The Great Raid-
I know it seems like all I do is say, “great movie, definitely worth watching” but, I’m going to say it again. I can’t help but pick good movies apparently. I really enjoy reading, watching, or studying about the Pacific Theater during WWII because I don’t think there is as much well-known information about it as there is the European theater.
Even though these are the guys that added the last straw. This movie is about the 6th Ranger Battalion and how they conducted a raid deep in enemy territory to rescue American and Allied prisoners of war. It follows LTC Mucci, the Battalion Commander, and CPT Prince as they plan and conduct the raid to free POWs at Cabanatuan.
From my perspective, I really enjoyed seeing the Alamo Scouts and resistance fighters. I just wished they could have highlighted these guys more. A lot of Special Forces’ begins where right here in the Philippines during this time. Guys that said, piss off, we won’t surrender and headed for the hills to lead their own fight. It is amazing to see what these ‘irregulars’ can do if allowed and how they can perfectly augment a regular Army unit.
I think my favorite part has to be at the beginning when a man on horseback rides up to the headquarters tent and LTC Mucci asks one the guards, “find out who the cowboy is.” This cowboy is a LT that got left three years earlier and had been running resistance fighters quite successfully.
I’m not a big fan of the added romantics but it did introduce us to Margaret Utinsky. She played a huge role in the insurgency’s underground and did her damn best to help the POWs when she could. Did I mention that I like unconventional warfare?!
I watched this movie with my father-in-law who is not only a huge history buff but also a retired girl scout hat wearing card holder. He thoroughly enjoyed the movie as well and stated that the plan portrayed was almost exactly how the plan played out in real life. Always makes me happy when this happens.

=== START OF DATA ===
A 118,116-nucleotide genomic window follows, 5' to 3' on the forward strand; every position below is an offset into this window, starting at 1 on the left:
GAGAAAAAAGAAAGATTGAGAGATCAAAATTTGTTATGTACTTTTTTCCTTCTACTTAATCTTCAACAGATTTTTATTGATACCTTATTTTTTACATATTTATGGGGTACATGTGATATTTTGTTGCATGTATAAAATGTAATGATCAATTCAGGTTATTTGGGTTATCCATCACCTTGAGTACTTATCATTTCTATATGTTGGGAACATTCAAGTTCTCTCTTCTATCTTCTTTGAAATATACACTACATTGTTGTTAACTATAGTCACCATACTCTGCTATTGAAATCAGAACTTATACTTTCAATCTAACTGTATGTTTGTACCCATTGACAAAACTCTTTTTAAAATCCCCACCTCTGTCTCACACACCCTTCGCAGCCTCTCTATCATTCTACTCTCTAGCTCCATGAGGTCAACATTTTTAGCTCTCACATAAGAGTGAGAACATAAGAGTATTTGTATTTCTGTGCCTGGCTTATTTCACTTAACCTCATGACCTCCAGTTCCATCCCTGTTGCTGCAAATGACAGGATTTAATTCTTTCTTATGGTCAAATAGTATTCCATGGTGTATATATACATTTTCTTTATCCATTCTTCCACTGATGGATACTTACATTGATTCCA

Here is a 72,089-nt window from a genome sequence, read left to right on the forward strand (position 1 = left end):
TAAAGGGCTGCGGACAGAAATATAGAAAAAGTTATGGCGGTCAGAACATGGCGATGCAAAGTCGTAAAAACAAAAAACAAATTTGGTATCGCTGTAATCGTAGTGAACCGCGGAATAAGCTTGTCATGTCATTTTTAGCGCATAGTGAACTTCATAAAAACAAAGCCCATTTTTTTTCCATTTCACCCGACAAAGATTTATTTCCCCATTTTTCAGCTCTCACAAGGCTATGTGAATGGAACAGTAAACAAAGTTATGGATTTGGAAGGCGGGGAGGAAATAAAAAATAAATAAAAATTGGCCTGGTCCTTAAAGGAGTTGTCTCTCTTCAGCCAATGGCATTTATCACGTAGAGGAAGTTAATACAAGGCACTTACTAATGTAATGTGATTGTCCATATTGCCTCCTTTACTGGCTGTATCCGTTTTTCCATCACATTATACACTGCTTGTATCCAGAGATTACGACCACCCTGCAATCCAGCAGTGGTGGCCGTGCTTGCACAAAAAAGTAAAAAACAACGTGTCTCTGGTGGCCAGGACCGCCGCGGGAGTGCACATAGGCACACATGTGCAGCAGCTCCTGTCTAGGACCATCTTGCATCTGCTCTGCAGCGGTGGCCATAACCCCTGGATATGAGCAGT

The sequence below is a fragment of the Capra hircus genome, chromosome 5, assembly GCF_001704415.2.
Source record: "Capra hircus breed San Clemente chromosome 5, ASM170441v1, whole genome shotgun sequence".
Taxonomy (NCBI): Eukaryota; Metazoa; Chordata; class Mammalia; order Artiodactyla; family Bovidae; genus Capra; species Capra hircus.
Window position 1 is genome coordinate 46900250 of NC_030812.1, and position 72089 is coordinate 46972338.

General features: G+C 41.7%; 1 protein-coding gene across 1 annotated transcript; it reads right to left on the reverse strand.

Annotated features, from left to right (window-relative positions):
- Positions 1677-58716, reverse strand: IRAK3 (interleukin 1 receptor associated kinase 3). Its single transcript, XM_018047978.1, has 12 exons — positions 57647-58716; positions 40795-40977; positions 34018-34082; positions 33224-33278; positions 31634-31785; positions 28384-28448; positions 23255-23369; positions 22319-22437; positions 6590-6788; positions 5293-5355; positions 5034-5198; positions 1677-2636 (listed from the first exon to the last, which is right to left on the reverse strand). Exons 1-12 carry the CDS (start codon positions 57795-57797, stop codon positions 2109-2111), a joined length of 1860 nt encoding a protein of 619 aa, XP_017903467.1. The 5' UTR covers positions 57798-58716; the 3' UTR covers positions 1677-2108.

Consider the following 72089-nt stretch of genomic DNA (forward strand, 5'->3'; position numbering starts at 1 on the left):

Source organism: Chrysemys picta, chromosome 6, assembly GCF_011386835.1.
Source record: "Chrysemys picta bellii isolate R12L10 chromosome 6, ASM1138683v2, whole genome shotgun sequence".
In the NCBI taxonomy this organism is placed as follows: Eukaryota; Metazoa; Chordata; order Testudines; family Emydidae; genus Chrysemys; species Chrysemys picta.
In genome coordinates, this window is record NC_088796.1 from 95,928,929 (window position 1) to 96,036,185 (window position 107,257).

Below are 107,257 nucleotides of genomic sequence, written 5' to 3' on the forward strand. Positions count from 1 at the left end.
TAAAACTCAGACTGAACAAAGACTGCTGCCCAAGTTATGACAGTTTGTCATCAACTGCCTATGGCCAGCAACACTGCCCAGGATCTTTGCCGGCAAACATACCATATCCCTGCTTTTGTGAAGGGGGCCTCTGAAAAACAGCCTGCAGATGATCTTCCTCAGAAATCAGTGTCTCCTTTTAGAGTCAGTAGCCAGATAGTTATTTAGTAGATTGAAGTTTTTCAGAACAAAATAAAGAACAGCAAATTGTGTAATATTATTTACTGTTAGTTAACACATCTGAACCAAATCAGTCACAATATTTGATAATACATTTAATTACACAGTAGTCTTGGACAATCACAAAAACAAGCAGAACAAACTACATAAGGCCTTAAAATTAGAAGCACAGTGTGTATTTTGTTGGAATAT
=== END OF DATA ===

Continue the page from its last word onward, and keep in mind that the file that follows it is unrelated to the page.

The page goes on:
One day I’m sure Mack and I will stumble upon a bad movie. But until then, let’s see what Counter Jockey himself has to say.
So, one of the things I really really liked about this movie was how a critical op was depicted being launched based on time sensitive actionable intel with hasty planning. That happens. And I felt like the film did a good job in showing how the unknowns of such an undertaking can contribute to the burden of command.
As Pudge mentioned, I really appreciated the showing of the combined Filipino/American Resistance. A lot of good dudes laughed when General Wainwright relayed the surrender order alongside General MacArthur's orders not to resist, promoted themselves, and went into the hills. And they get overlooked by history. Because a guy with five stars on his collar really didn't like being upstaged by a bunch of enlisted guys and junior officers.
Oh, and the Alamo Scouts are really cool. As is the mention of General Krueger, America's forgotten four star who was also a mustang. General Krueger is ably portrayed by CPT Dale Dye, USMC (ret) whom served as the military adviser on the film.
Something I remarked on that has born credence from oral histories is how different the uniform and gear of the 6th Ranger BN would have looked to the POWs they liberated.
Oh, and we're a gun blog!
I think my favorite part of the movie is when some of the Filipino Scouts tear into the Japanese relief force with a water cooler M-1917 .30 cal machine gun. And just keep shooting them. Which is an accurate reflection of both the performance of the weapon and the role for which it was envisioned.
Probably one of the most important and badass missions in the history of the Rangers. RLTW and all that.
So, I enjoyed the movie for the most part. It just seemed to drag a little bit. But everyone with an interest in American military history needs to watch it.
Five out of Six Budweiser long necks. And yes, I just made up a rating system. Thanks for stopping buy.